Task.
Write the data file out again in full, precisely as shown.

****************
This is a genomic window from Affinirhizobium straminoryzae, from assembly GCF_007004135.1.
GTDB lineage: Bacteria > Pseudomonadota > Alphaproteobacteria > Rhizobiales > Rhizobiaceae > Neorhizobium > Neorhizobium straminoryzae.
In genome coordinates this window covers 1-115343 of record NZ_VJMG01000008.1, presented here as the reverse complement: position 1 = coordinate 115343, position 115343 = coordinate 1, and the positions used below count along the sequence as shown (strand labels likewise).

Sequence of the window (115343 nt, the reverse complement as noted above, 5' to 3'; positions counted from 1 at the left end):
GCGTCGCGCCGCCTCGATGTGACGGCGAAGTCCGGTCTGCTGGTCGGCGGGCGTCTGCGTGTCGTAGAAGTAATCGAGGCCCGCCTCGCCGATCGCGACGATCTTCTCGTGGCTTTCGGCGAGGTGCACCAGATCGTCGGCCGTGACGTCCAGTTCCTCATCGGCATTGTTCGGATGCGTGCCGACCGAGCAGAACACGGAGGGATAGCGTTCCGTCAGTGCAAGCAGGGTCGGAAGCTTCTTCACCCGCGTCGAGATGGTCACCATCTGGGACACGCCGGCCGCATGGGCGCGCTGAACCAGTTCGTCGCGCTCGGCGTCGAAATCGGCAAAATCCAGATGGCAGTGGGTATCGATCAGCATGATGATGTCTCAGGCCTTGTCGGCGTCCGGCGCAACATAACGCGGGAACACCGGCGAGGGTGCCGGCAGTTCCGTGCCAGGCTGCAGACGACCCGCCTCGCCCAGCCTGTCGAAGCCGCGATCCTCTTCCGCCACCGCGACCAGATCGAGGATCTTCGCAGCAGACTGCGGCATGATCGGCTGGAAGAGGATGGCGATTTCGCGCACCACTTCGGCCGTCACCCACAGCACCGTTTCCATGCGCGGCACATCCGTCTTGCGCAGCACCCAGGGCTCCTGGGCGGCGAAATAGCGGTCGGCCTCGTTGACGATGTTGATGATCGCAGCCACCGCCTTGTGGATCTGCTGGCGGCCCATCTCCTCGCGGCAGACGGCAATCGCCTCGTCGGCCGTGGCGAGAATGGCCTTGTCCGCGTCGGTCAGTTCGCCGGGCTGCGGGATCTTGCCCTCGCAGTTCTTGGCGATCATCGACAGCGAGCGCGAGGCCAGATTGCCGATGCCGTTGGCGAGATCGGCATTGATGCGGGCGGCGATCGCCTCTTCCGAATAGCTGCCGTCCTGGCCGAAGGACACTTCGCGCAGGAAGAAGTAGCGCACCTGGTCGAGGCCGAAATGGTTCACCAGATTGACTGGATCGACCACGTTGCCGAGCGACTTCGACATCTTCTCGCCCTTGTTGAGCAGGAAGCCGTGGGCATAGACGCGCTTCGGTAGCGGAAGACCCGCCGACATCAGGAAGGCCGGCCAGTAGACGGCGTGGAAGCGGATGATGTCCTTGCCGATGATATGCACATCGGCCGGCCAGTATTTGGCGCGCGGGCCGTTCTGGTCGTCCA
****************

This is a genomic window from Affinirhizobium straminoryzae, from assembly GCF_007004135.1.
GTDB lineage: Bacteria > Pseudomonadota > Alphaproteobacteria > Rhizobiales > Rhizobiaceae > Neorhizobium > Neorhizobium straminoryzae.
In genome coordinates this window covers 1-115343 of record NZ_VJMG01000008.1, presented here as the reverse complement: position 1 = coordinate 115343, position 115343 = coordinate 1, and the positions used below count along the sequence as shown (strand labels likewise).

Sequence of the window (115343 nt, the reverse complement as noted above, 5' to 3'; positions counted from 1 at the left end):
GCGTCGCGCCGCCTCGATGTGACGGCGAAGTCCGGTCTGCTGGTCGGCGGGCGTCTGCGTGTCGTAGAAGTAATCGAGGCCCGCCTCGCCGATCGCGACGATCTTCTCGTGGCTTTCGGCGAGGTGCACCAGATCGTCGGCCGTGACGTCCAGTTCCTCATCGGCATTGTTCGGATGCGTGCCGACCGAGCAGAACACGGAGGGATAGCGTTCCGTCAGTGCAAGCAGGGTCGGAAGCTTCTTCACCCGCGTCGAGATGGTCACCATCTGGGACACGCCGGCCGCATGGGCGCGCTGAACCAGTTCGTCGCGCTCGGCGTCGAAATCGGCAAAATCCAGATGGCAGTGGGTATCGATCAGCATGATGATGTCTCAGGCCTTGTCGGCGTCCGGCGCAACATAACGCGGGAACACCGGCGAGGGTGCCGGCAGTTCCGTGCCAGGCTGCAGACGACCCGCCTCGCCCAGCCTGTCGAAGCCGCGATCCTCTTCCGCCACCGCGACCAGATCGAGGATCTTCGCAGCAGACTGCGGCATGATCGGCTGGAAGAGGATGGCGATTTCGCGCACCACTTCGGCCGTCACCCACAGCACCGTTTCCATGCGCGGCACATCCGTCTTGCGCAGCACCCAGGGCTCCTGGGCGGCGAAATAGCGGTCGGCCTCGTTGACGATGTTGATGATCGCAGCCACCGCCTTGTGGATCTGCTGGCGGCCCATCTCCTCGCGGCAGACGGCAATCGCCTCGTCGGCCGTGGCGAGAATGGCCTTGTCCGCGTCGGTCAGTTCGCCGGGCTGCGGGATCTTGCCCTCGCAGTTCTTGGCGATCATCGACAGCGAGCGCGAGGCCAGATTGCCGATGCCGTTGGCGAGATCGGCATTGATGCGGGCGGCGATCGCCTCTTCCGAATAGCTGCCGTCCTGGCCGAAGGACACTTCGCGCAGGAAGAAGTAGCGCACCTGGTCGAGGCCGAAATGGTTCACCAGATTGACTGGATCGACCACGTTGCCGAGCGACTTCGACATCTTCTCGCCCTTGTTGAGCAGGAAGCCGTGGGCATAGACGCGCTTCGGTAGCGGAAGACCCGCCGACATCAGGAAGGCCGGCCAGTAGACGGCGTGGAAGCGGATGATGTCCTTGCCGATGATATGCACATCGGCCGGCCAGTATTTGGCGCGCGGGCCGTTCTGGTCGTCCA